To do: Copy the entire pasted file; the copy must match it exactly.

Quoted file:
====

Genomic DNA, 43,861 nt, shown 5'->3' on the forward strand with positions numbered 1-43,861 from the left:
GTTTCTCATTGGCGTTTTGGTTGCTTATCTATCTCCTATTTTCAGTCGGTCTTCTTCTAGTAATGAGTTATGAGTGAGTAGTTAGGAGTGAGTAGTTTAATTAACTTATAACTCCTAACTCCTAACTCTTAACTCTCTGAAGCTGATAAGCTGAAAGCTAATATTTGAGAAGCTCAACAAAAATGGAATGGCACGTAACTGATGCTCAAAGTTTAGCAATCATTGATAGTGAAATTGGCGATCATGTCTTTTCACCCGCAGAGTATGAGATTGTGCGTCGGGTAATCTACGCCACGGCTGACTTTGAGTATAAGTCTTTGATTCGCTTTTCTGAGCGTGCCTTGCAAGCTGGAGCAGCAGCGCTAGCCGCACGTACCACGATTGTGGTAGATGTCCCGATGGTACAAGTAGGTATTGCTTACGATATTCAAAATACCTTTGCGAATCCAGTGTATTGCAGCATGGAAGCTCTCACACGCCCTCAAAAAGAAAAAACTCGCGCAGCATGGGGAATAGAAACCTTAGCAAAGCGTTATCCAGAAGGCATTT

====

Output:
Genomic DNA, 43,861 nt, shown 5'->3' on the forward strand with positions numbered 1-43,861 from the left:
GTTTCTCATTGGCGTTTTGGTTGCTTATCTATCTCCTATTTTCAGTCGGTCTTCTTCTAGTAATGAGTTATGAGTGAGTAGTTAGGAGTGAGTAGTTTAATTAACTTATAACTCCTAACTCCTAACTCTTAACTCTCTGAAGCTGATAAGCTGAAAGCTAATATTTGAGAAGCTCAACAAAAATGGAATGGCACGTAACTGATGCTCAAAGTTTAGCAATCATTGATAGTGAAATTGGCGATCATGTCTTTTCACCCGCAGAGTATGAGATTGTGCGTCGGGTAATCTACGCCACGGCTGACTTTGAGTATAAGTCTTTGATTCGCTTTTCTGAGCGTGCCTTGCAAGCTGGAGCAGCAGCGCTAGCCGCACGTACCACGATTGTGGTAGATGTCCCGATGGTACAAGTAGGTATTGCTTACGATATTCAAAATACCTTTGCGAATCCAGTGTATTGCAGCATGGAAGCTCTCACACGCCCTCAAAAAGAAAAAACTCGCGCAGCATGGGGAATAGAAACCTTAGCAAAGCGTTATCCAGAAGGCATTT